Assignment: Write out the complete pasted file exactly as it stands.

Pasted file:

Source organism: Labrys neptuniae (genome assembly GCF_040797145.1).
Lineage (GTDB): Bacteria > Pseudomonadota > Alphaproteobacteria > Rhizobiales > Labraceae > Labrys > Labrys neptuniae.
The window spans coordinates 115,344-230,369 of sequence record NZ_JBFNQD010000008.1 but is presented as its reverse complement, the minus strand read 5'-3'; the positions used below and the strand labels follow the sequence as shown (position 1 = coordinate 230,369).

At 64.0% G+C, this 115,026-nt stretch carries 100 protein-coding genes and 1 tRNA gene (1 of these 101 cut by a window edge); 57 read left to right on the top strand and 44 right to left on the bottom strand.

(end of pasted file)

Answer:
Source organism: Labrys neptuniae (genome assembly GCF_040797145.1).
Lineage (GTDB): Bacteria > Pseudomonadota > Alphaproteobacteria > Rhizobiales > Labraceae > Labrys > Labrys neptuniae.
The window spans coordinates 115,344-230,369 of sequence record NZ_JBFNQD010000008.1 but is presented as its reverse complement, the minus strand read 5'-3'; the positions used below and the strand labels follow the sequence as shown (position 1 = coordinate 230,369).

At 64.0% G+C, this 115,026-nt stretch carries 100 protein-coding genes and 1 tRNA gene (1 of these 101 cut by a window edge); 57 read left to right on the top strand and 44 right to left on the bottom strand.